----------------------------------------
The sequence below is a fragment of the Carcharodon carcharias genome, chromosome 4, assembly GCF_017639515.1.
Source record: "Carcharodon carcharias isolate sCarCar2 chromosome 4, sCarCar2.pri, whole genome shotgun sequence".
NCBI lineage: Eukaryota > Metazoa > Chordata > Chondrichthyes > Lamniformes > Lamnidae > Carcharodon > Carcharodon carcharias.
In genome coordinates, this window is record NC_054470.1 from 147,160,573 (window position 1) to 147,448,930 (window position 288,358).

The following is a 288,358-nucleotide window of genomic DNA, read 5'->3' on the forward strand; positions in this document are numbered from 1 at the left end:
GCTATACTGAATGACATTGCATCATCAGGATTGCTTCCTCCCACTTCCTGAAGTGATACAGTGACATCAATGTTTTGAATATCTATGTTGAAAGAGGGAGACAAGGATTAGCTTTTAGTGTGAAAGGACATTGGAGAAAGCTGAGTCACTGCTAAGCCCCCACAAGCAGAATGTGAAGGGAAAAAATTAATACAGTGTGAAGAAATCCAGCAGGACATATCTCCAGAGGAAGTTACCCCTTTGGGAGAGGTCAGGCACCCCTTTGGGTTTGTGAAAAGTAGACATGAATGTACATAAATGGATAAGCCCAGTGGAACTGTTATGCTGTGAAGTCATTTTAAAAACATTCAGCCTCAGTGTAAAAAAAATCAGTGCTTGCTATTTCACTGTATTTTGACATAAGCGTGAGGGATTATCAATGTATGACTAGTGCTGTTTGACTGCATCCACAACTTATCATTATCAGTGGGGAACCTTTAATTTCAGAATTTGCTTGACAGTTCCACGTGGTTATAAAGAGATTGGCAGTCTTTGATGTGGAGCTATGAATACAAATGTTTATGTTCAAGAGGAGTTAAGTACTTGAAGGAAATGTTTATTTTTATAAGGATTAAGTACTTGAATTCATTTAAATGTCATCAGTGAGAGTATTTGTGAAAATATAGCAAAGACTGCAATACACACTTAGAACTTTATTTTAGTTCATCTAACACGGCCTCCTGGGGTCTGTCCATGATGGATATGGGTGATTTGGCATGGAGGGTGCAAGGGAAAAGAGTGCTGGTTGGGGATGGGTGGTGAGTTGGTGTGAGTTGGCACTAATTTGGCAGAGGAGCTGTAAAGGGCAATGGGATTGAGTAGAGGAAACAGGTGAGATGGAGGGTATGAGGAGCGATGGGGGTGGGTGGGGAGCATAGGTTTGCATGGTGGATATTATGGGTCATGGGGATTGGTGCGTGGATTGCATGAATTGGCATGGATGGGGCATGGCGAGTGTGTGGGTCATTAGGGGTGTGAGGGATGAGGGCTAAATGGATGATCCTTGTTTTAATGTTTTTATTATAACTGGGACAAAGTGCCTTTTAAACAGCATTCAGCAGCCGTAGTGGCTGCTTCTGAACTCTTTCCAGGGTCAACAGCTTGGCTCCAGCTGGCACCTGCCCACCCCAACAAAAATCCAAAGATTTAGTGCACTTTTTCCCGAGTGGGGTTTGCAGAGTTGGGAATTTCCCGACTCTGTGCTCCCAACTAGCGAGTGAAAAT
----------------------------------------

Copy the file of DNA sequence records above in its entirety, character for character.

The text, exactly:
The sequence below is a fragment of the Carcharodon carcharias genome, chromosome 4, assembly GCF_017639515.1.
Source record: "Carcharodon carcharias isolate sCarCar2 chromosome 4, sCarCar2.pri, whole genome shotgun sequence".
NCBI lineage: Eukaryota > Metazoa > Chordata > Chondrichthyes > Lamniformes > Lamnidae > Carcharodon > Carcharodon carcharias.
In genome coordinates, this window is record NC_054470.1 from 147,160,573 (window position 1) to 147,448,930 (window position 288,358).

The following is a 288,358-nucleotide window of genomic DNA, read 5'->3' on the forward strand; positions in this document are numbered from 1 at the left end:
GCTATACTGAATGACATTGCATCATCAGGATTGCTTCCTCCCACTTCCTGAAGTGATACAGTGACATCAATGTTTTGAATATCTATGTTGAAAGAGGGAGACAAGGATTAGCTTTTAGTGTGAAAGGACATTGGAGAAAGCTGAGTCACTGCTAAGCCCCCACAAGCAGAATGTGAAGGGAAAAAATTAATACAGTGTGAAGAAATCCAGCAGGACATATCTCCAGAGGAAGTTACCCCTTTGGGAGAGGTCAGGCACCCCTTTGGGTTTGTGAAAAGTAGACATGAATGTACATAAATGGATAAGCCCAGTGGAACTGTTATGCTGTGAAGTCATTTTAAAAACATTCAGCCTCAGTGTAAAAAAAATCAGTGCTTGCTATTTCACTGTATTTTGACATAAGCGTGAGGGATTATCAATGTATGACTAGTGCTGTTTGACTGCATCCACAACTTATCATTATCAGTGGGGAACCTTTAATTTCAGAATTTGCTTGACAGTTCCACGTGGTTATAAAGAGATTGGCAGTCTTTGATGTGGAGCTATGAATACAAATGTTTATGTTCAAGAGGAGTTAAGTACTTGAAGGAAATGTTTATTTTTATAAGGATTAAGTACTTGAATTCATTTAAATGTCATCAGTGAGAGTATTTGTGAAAATATAGCAAAGACTGCAATACACACTTAGAACTTTATTTTAGTTCATCTAACACGGCCTCCTGGGGTCTGTCCATGATGGATATGGGTGATTTGGCATGGAGGGTGCAAGGGAAAAGAGTGCTGGTTGGGGATGGGTGGTGAGTTGGTGTGAGTTGGCACTAATTTGGCAGAGGAGCTGTAAAGGGCAATGGGATTGAGTAGAGGAAACAGGTGAGATGGAGGGTATGAGGAGCGATGGGGGTGGGTGGGGAGCATAGGTTTGCATGGTGGATATTATGGGTCATGGGGATTGGTGCGTGGATTGCATGAATTGGCATGGATGGGGCATGGCGAGTGTGTGGGTCATTAGGGGTGTGAGGGATGAGGGCTAAATGGATGATCCTTGTTTTAATGTTTTTATTATAACTGGGACAAAGTGCCTTTTAAACAGCATTCAGCAGCCGTAGTGGCTGCTTCTGAACTCTTTCCAGGGTCAACAGCTTGGCTCCAGCTGGCACCTGCCCACCCCAACAAAAATCCAAAGATTTAGTGCACTTTTTCCCGAGTGGGGTTTGCAGAGTTGGGAATTTCCCGACTCTGTGCTCCCAACTAGCGAGTGAAAAT